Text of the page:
Location: S.E Missouri
Posts: 67
Year: 2000
Coachwork: BlueBird
Chassis: All American
Engine: Cummins 5.9L 24 valve
Rated Cap: 78
I like the idea of using pennies and urethane sealant but I also like the idea of using galvanized roofing tags (I think I know what your talking of here). I have not gotten this far yet but would like to know what kind of Rustoleum paint have people used for the floor? There are lots of choices in the stores and I cannot decide how to do mine.

As of yet I have no idea how rusty my floor is under the rubber and plywood but I am mentally preparing for the worst and want to have a plan of action before I reveal the extent of rust I will be dealing with. I have been thinking a bit of sanding if the rust is light to moderate with no rust holes and then sealing the bolt holes with the pennies and urethane. After that cures a coat of rust converter and then some rustoleum paint of some kind. What do you all think?
Shamoke is offline   Reply With Quote
Old 11-04-2020, 11:06 AM   #9
Mini-Skoolie
 
Flipmode's Avatar
 
Join Date: Nov 2019
Location: Palm Beach, FL
Posts: 11
Year: 2003
Coachwork: AmTran
Chassis: International
Engine: T444E
Rated Cap: 48 passenger
I cleaned the rusty floor(also welded in new pieces) and paint before patching holes with caulking/plates. My thoughts being I wanted to minimize untreated rust and caulking to rusty metal will fail in short order. As far as Rustoleum goes, I've just been buying the gallon or quart cans of enamel that the big box stores sell locally here. Just their basic enamel product line.

When I ripped my floor out it was a bit overwhelming at first with all the rust. My biggest recommendation is get some heavy duty (twisted)wire wheels for a grinder. Both the flat and cupped ones. I found that welding supply stores had better quality wheels than the box stores. Just getting the floor down to clean metal did a lot for assessing my game plan on repairing the floor.
Flipmode is offline   Reply With Quote
Old 11-04-2020, 11:12 AM   #10
Bus Nut
 
BeNimble's Avatar
 
Join Date: Jul 2020
Location: Sacramento
Posts: 480
Year: 1999
I don't see any need to seal these holes, you are covering them with plywood right?
BeNimble is offline   Reply With Quote
Old 11-04-2020, 11:32 AM   #11
Mini-Skoolie
 
Shamoke's Avatar
 
Join Date: Sep 2020
Location: S.E Missouri
Posts: 67
Year: 2000
Coachwork: BlueBird
Chassis: All American
Engine: Cummins 5.9L 24 valve
Rated Cap: 78
Quote:
Originally Posted by BeNimble View Post
I don't see any need to seal these holes, you are covering them with plywood right?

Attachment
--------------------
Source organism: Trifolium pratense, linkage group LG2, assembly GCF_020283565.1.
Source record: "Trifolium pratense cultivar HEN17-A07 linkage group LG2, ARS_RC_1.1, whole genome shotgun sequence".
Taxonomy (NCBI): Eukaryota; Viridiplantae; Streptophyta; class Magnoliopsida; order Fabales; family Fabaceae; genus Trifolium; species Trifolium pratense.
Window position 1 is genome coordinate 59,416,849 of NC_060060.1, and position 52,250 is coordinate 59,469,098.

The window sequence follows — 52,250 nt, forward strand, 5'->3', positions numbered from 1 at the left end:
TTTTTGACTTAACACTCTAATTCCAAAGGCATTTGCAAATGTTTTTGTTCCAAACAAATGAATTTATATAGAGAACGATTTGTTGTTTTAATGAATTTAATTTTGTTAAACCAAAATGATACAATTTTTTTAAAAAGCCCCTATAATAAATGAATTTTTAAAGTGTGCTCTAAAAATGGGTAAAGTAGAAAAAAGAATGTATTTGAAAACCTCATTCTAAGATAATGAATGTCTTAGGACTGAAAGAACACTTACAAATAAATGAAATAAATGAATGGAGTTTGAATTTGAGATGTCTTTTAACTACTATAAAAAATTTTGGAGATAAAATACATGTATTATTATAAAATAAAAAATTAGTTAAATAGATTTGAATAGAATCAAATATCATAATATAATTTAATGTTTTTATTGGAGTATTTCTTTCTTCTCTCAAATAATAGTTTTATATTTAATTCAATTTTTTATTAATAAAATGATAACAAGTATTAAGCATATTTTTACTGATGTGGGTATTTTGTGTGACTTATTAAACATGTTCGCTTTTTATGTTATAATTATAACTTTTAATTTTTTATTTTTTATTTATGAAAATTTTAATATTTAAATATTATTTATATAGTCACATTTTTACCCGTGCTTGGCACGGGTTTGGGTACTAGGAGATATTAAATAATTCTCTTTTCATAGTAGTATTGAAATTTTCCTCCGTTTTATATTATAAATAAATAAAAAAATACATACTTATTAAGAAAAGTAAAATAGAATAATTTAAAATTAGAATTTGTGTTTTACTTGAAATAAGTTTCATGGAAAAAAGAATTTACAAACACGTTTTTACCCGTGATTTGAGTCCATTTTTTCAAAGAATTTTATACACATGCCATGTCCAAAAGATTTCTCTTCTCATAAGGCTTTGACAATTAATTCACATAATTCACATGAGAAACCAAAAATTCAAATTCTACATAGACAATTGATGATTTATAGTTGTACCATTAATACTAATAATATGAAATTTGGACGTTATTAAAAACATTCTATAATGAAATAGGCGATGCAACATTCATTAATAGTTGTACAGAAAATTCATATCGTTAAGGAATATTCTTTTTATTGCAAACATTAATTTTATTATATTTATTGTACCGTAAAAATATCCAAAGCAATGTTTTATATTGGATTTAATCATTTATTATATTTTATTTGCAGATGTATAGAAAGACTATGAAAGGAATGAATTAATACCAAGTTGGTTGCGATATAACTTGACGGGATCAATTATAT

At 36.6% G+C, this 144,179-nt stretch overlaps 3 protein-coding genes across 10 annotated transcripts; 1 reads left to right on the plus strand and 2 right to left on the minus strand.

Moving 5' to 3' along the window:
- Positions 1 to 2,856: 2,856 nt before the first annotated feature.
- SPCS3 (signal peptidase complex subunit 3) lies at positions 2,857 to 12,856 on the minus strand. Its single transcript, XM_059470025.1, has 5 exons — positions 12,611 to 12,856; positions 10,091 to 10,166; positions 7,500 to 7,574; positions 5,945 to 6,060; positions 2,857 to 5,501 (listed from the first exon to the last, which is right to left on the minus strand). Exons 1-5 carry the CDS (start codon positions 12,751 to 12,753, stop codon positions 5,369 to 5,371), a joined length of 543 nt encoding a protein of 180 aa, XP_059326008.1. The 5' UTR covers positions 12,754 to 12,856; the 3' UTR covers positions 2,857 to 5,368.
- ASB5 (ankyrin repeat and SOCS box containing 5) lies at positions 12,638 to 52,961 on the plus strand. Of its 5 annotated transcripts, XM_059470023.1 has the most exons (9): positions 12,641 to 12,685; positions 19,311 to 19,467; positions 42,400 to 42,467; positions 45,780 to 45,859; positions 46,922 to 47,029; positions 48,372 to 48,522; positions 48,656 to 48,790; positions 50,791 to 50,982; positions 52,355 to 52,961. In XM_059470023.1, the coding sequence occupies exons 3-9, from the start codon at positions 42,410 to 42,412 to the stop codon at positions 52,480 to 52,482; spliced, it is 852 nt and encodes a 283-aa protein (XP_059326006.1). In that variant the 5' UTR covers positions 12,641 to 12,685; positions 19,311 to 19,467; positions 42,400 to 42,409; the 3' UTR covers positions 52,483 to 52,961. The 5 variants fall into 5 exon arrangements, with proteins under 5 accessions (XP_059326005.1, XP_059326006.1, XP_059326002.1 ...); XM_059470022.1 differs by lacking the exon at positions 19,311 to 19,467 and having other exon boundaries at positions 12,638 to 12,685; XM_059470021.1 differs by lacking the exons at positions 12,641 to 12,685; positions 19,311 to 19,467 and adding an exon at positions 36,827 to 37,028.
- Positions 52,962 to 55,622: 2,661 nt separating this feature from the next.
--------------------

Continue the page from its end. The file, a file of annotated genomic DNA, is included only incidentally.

My plan is for a raised roof of 18 or 20 inches and a raised floor of 10 inches with insulation panels against the metal floor and room to install plumbing and electrical in the space it gives. This will allow building on top of the wheel wells and give ample room to install the plumbing in any location while keeping it all within the insulation envelope.

With all of that said the holes from the seat bolts will need to be sealed to keep everything dry in that "crawl" space, hence my brainstorming the best way to permanently seal them from the elements.
Shamoke is offline   Reply With Quote
Old 11-04-2020, 11:40 AM   #12
Mini-Skoolie
 
Shamoke's Avatar
 
Join Date: Sep 2020
Location: S.E Missouri
Posts: 67
Year: 2000
Coachwork: BlueBird
Chassis: All American
Engine: Cummins 5.9L 24 valve
Rated Cap: 78
Quote:
Originally Posted by Flipmode View Post
I cleaned the rusty floor(also welded in new pieces) and paint before patching holes with caulking/plates. My thoughts being I wanted to minimize untreated rust and caulking to rusty metal will fail in short order. As far as Rustoleum goes, I've just been buying the gallon or quart cans of enamel that the big box stores sell locally here. Just their basic enamel product line.

When I ripped my floor out it was a bit overwhelming at first with all the rust. My biggest recommendation is get some heavy duty (twisted)wire wheels for a grinder. Both the flat and cupped ones. I found that welding supply stores had better quality wheels than the box stores. Just getting the floor down to clean metal did a lot for assessing my game plan on repairing the floor.
Ok, so the basic Rustoleum enamel should suffice, nice to know. Do you think the wire brushing is critical or would just using an rust converter be enough to treat surface rust before the enamel paint?
In past experiences with trying to wire wheel surface rust on steel it always seemed to harden the rust into something hard and lumpy without actually removing it. Not sure if I may have been doing something wrong though as I have seen videos when people are successful in removing the rust down to clean metal.
Shamoke is offline   Reply With Quote
Old 11-04-2020, 03:01 PM   #13
Mini-Skoolie
 
Flipmode's Avatar
 
Join Date: Nov 2019
Location: Palm Beach, FL
Posts: 11
Year: 2003
Coachwork: AmTran
Chassis: International
Engine: T444E
Rated Cap: 48 passenger